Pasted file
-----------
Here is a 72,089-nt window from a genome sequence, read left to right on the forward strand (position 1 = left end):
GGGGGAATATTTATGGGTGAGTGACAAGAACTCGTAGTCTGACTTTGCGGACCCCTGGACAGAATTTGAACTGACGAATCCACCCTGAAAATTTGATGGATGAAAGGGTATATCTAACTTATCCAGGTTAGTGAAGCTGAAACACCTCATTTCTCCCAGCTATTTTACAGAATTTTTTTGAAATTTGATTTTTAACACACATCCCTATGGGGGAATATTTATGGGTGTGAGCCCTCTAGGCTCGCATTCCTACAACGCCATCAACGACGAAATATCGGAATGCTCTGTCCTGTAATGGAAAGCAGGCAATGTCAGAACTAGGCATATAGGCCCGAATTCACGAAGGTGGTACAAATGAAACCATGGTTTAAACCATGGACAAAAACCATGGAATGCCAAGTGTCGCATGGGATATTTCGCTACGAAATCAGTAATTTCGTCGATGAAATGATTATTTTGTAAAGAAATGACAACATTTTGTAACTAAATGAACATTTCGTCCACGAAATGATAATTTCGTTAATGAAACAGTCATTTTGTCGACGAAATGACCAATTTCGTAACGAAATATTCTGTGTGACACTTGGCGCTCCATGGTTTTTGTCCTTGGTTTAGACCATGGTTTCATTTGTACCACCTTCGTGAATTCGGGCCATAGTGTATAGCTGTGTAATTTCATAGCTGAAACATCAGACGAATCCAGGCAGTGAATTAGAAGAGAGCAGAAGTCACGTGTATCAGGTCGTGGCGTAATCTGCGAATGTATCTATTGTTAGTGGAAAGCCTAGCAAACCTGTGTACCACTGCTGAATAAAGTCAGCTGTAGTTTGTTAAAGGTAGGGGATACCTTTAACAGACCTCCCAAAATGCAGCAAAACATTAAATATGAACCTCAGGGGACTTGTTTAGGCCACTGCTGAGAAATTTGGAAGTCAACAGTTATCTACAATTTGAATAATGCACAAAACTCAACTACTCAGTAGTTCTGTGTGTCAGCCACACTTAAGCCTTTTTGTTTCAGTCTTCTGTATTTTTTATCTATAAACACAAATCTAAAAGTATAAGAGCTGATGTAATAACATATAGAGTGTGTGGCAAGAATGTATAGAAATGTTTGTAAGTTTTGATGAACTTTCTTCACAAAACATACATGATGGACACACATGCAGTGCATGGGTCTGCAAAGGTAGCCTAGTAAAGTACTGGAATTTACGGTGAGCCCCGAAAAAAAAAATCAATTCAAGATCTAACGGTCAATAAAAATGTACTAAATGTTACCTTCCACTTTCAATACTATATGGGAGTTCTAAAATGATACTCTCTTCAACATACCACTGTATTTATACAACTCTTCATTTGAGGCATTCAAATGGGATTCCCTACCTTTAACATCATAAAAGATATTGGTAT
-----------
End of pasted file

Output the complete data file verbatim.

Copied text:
Here is a 72,089-nt window from a genome sequence, read left to right on the forward strand (position 1 = left end):
GGGGGAATATTTATGGGTGAGTGACAAGAACTCGTAGTCTGACTTTGCGGACCCCTGGACAGAATTTGAACTGACGAATCCACCCTGAAAATTTGATGGATGAAAGGGTATATCTAACTTATCCAGGTTAGTGAAGCTGAAACACCTCATTTCTCCCAGCTATTTTACAGAATTTTTTTGAAATTTGATTTTTAACACACATCCCTATGGGGGAATATTTATGGGTGTGAGCCCTCTAGGCTCGCATTCCTACAACGCCATCAACGACGAAATATCGGAATGCTCTGTCCTGTAATGGAAAGCAGGCAATGTCAGAACTAGGCATATAGGCCCGAATTCACGAAGGTGGTACAAATGAAACCATGGTTTAAACCATGGACAAAAACCATGGAATGCCAAGTGTCGCATGGGATATTTCGCTACGAAATCAGTAATTTCGTCGATGAAATGATTATTTTGTAAAGAAATGACAACATTTTGTAACTAAATGAACATTTCGTCCACGAAATGATAATTTCGTTAATGAAACAGTCATTTTGTCGACGAAATGACCAATTTCGTAACGAAATATTCTGTGTGACACTTGGCGCTCCATGGTTTTTGTCCTTGGTTTAGACCATGGTTTCATTTGTACCACCTTCGTGAATTCGGGCCATAGTGTATAGCTGTGTAATTTCATAGCTGAAACATCAGACGAATCCAGGCAGTGAATTAGAAGAGAGCAGAAGTCACGTGTATCAGGTCGTGGCGTAATCTGCGAATGTATCTATTGTTAGTGGAAAGCCTAGCAAACCTGTGTACCACTGCTGAATAAAGTCAGCTGTAGTTTGTTAAAGGTAGGGGATACCTTTAACAGACCTCCCAAAATGCAGCAAAACATTAAATATGAACCTCAGGGGACTTGTTTAGGCCACTGCTGAGAAATTTGGAAGTCAACAGTTATCTACAATTTGAATAATGCACAAAACTCAACTACTCAGTAGTTCTGTGTGTCAGCCACACTTAAGCCTTTTTGTTTCAGTCTTCTGTATTTTTTATCTATAAACACAAATCTAAAAGTATAAGAGCTGATGTAATAACATATAGAGTGTGTGGCAAGAATGTATAGAAATGTTTGTAAGTTTTGATGAACTTTCTTCACAAAACATACATGATGGACACACATGCAGTGCATGGGTCTGCAAAGGTAGCCTAGTAAAGTACTGGAATTTACGGTGAGCCCCGAAAAAAAAAATCAATTCAAGATCTAACGGTCAATAAAAATGTACTAAATGTTACCTTCCACTTTCAATACTATATGGGAGTTCTAAAATGATACTCTCTTCAACATACCACTGTATTTATACAACTCTTCATTTGAGGCATTCAAATGGGATTCCCTACCTTTAACATCATAAAAGATATTGGTAT